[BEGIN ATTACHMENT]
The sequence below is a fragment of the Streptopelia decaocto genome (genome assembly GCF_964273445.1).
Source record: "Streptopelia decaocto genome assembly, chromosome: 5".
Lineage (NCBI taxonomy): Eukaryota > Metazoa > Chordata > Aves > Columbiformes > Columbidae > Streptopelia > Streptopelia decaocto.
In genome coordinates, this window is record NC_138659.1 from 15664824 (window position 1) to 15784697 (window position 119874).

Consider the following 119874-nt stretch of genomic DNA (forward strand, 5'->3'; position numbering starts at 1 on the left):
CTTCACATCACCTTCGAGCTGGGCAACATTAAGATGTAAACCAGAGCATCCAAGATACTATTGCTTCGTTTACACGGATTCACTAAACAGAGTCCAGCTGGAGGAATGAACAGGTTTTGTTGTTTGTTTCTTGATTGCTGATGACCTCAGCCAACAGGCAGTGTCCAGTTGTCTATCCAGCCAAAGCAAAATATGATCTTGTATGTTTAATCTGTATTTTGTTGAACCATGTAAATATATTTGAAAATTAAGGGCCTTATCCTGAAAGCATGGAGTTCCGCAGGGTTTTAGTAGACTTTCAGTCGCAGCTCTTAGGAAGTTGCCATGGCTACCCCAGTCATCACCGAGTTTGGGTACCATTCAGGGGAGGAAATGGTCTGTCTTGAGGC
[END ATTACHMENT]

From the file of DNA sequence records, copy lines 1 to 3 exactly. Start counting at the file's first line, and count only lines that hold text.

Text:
The sequence below is a fragment of the Streptopelia decaocto genome (genome assembly GCF_964273445.1).
Source record: "Streptopelia decaocto genome assembly, chromosome: 5".
Lineage (NCBI taxonomy): Eukaryota > Metazoa > Chordata > Aves > Columbiformes > Columbidae > Streptopelia > Streptopelia decaocto.